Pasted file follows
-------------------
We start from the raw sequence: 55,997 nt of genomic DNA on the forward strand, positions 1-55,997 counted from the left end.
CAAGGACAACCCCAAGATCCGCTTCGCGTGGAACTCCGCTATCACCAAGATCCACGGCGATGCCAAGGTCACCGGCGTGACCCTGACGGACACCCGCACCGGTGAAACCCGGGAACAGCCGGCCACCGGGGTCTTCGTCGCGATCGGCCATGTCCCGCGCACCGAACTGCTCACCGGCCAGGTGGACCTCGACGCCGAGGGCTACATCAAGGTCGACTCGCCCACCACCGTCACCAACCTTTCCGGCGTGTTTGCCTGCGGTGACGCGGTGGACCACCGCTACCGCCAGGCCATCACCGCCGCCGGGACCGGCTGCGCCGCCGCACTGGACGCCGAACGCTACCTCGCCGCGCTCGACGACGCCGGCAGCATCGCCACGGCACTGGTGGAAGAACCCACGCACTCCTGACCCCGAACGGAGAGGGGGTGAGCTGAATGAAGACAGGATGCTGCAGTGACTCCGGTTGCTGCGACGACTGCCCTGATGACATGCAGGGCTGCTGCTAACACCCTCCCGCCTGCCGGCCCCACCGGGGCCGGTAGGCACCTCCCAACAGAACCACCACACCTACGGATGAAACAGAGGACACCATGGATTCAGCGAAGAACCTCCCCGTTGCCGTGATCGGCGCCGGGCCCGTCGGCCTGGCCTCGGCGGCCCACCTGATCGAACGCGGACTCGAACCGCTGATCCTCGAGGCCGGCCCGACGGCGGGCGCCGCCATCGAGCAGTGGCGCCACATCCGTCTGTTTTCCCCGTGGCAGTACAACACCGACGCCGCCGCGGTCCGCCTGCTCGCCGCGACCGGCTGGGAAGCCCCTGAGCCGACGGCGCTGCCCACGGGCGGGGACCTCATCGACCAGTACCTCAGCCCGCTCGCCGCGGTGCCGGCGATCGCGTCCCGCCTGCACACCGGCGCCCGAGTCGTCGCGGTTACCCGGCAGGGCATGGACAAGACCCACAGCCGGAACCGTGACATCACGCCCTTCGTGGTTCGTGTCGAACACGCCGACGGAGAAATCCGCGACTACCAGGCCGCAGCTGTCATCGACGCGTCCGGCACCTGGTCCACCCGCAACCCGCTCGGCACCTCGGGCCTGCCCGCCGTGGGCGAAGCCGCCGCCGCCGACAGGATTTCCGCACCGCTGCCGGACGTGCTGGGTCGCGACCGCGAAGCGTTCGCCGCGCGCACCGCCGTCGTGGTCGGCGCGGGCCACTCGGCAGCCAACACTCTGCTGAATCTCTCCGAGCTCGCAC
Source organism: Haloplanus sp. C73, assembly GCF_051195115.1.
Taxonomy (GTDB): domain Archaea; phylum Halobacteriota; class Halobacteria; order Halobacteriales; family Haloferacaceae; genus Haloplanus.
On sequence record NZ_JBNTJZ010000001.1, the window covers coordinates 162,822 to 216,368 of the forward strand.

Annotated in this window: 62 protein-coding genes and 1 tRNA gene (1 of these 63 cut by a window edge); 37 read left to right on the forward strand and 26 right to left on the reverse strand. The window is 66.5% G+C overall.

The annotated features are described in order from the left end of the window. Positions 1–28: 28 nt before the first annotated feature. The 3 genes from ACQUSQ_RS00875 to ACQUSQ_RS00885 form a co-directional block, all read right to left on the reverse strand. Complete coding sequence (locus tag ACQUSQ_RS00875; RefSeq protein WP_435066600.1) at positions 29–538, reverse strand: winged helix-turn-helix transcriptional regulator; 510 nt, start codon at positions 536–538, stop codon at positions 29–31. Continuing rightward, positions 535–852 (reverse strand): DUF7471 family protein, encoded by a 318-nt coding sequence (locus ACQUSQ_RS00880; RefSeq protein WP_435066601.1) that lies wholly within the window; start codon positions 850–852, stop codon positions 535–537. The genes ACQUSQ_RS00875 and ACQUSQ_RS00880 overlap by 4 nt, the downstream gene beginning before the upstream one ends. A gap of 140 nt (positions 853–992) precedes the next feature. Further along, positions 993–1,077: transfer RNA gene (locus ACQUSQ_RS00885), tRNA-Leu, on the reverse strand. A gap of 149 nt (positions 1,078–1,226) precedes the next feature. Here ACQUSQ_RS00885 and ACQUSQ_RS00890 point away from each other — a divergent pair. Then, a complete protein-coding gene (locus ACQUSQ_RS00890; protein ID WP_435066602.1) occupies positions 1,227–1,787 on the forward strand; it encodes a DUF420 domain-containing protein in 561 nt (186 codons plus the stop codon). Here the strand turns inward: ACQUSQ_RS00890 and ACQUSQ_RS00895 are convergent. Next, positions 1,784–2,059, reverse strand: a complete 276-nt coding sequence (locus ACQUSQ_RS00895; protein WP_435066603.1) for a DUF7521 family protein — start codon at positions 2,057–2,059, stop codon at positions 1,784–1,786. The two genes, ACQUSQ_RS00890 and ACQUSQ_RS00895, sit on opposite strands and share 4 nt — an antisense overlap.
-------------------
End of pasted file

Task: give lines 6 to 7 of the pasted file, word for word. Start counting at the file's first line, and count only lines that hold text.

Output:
Annotated in this window: 62 protein-coding genes and 1 tRNA gene (1 of these 63 cut by a window edge); 37 read left to right on the forward strand and 26 right to left on the reverse strand. The window is 66.5% G+C overall.

The annotated features are described in order from the left end of the window. Positions 1–28: 28 nt before the first annotated feature. The 3 genes from ACQUSQ_RS00875 to ACQUSQ_RS00885 form a co-directional block, all read right to left on the reverse strand. Complete coding sequence (locus tag ACQUSQ_RS00875; RefSeq protein WP_435066600.1) at positions 29–538, reverse strand: winged helix-turn-helix transcriptional regulator; 510 nt, start codon at positions 536–538, stop codon at positions 29–31. Continuing rightward, positions 535–852 (reverse strand): DUF7471 family protein, encoded by a 318-nt coding sequence (locus ACQUSQ_RS00880; RefSeq protein WP_435066601.1) that lies wholly within the window; start codon positions 850–852, stop codon positions 535–537. The genes ACQUSQ_RS00875 and ACQUSQ_RS00880 overlap by 4 nt, the downstream gene beginning before the upstream one ends. A gap of 140 nt (positions 853–992) precedes the next feature. Further along, positions 993–1,077: transfer RNA gene (locus ACQUSQ_RS00885), tRNA-Leu, on the reverse strand. A gap of 149 nt (positions 1,078–1,226) precedes the next feature. Here ACQUSQ_RS00885 and ACQUSQ_RS00890 point away from each other — a divergent pair. Then, a complete protein-coding gene (locus ACQUSQ_RS00890; protein ID WP_435066602.1) occupies positions 1,227–1,787 on the forward strand; it encodes a DUF420 domain-containing protein in 561 nt (186 codons plus the stop codon). Here the strand turns inward: ACQUSQ_RS00890 and ACQUSQ_RS00895 are convergent. Next, positions 1,784–2,059, reverse strand: a complete 276-nt coding sequence (locus ACQUSQ_RS00895; protein WP_435066603.1) for a DUF7521 family protein — start codon at positions 2,057–2,059, stop codon at positions 1,784–1,786. The two genes, ACQUSQ_RS00890 and ACQUSQ_RS00895, sit on opposite strands and share 4 nt — an antisense overlap.